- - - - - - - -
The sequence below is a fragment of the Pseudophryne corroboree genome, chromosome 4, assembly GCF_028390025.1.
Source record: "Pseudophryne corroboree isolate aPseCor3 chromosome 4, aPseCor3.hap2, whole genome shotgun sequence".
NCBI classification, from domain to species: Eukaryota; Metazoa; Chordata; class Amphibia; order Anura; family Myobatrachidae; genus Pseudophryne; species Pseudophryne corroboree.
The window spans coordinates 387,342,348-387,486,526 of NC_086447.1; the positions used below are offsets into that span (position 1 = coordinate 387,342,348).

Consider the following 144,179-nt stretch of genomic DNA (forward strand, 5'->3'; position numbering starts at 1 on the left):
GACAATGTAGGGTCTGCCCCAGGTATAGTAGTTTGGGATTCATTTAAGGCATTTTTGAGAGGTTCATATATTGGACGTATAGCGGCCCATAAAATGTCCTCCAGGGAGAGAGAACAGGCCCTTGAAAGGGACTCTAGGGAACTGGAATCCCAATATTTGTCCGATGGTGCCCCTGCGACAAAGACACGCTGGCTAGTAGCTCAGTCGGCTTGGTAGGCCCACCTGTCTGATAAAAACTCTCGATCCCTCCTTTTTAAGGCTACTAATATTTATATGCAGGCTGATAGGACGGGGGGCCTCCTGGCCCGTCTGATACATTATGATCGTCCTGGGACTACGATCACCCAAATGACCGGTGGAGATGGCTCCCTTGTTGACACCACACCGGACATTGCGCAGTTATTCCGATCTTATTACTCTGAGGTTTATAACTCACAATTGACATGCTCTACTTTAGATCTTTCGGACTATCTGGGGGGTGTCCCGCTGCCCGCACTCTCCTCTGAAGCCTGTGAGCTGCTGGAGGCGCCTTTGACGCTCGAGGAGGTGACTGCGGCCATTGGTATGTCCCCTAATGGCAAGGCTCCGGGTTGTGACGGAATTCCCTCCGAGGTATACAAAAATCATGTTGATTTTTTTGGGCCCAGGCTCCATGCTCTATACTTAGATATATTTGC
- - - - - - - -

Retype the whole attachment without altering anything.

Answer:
The sequence below is a fragment of the Pseudophryne corroboree genome, chromosome 4, assembly GCF_028390025.1.
Source record: "Pseudophryne corroboree isolate aPseCor3 chromosome 4, aPseCor3.hap2, whole genome shotgun sequence".
NCBI classification, from domain to species: Eukaryota; Metazoa; Chordata; class Amphibia; order Anura; family Myobatrachidae; genus Pseudophryne; species Pseudophryne corroboree.
The window spans coordinates 387,342,348-387,486,526 of NC_086447.1; the positions used below are offsets into that span (position 1 = coordinate 387,342,348).

Consider the following 144,179-nt stretch of genomic DNA (forward strand, 5'->3'; position numbering starts at 1 on the left):
GACAATGTAGGGTCTGCCCCAGGTATAGTAGTTTGGGATTCATTTAAGGCATTTTTGAGAGGTTCATATATTGGACGTATAGCGGCCCATAAAATGTCCTCCAGGGAGAGAGAACAGGCCCTTGAAAGGGACTCTAGGGAACTGGAATCCCAATATTTGTCCGATGGTGCCCCTGCGACAAAGACACGCTGGCTAGTAGCTCAGTCGGCTTGGTAGGCCCACCTGTCTGATAAAAACTCTCGATCCCTCCTTTTTAAGGCTACTAATATTTATATGCAGGCTGATAGGACGGGGGGCCTCCTGGCCCGTCTGATACATTATGATCGTCCTGGGACTACGATCACCCAAATGACCGGTGGAGATGGCTCCCTTGTTGACACCACACCGGACATTGCGCAGTTATTCCGATCTTATTACTCTGAGGTTTATAACTCACAATTGACATGCTCTACTTTAGATCTTTCGGACTATCTGGGGGGTGTCCCGCTGCCCGCACTCTCCTCTGAAGCCTGTGAGCTGCTGGAGGCGCCTTTGACGCTCGAGGAGGTGACTGCGGCCATTGGTATGTCCCCTAATGGCAAGGCTCCGGGTTGTGACGGAATTCCCTCCGAGGTATACAAAAATCATGTTGATTTTTTTGGGCCCAGGCTCCATGCTCTATACTTAGATATATTTGC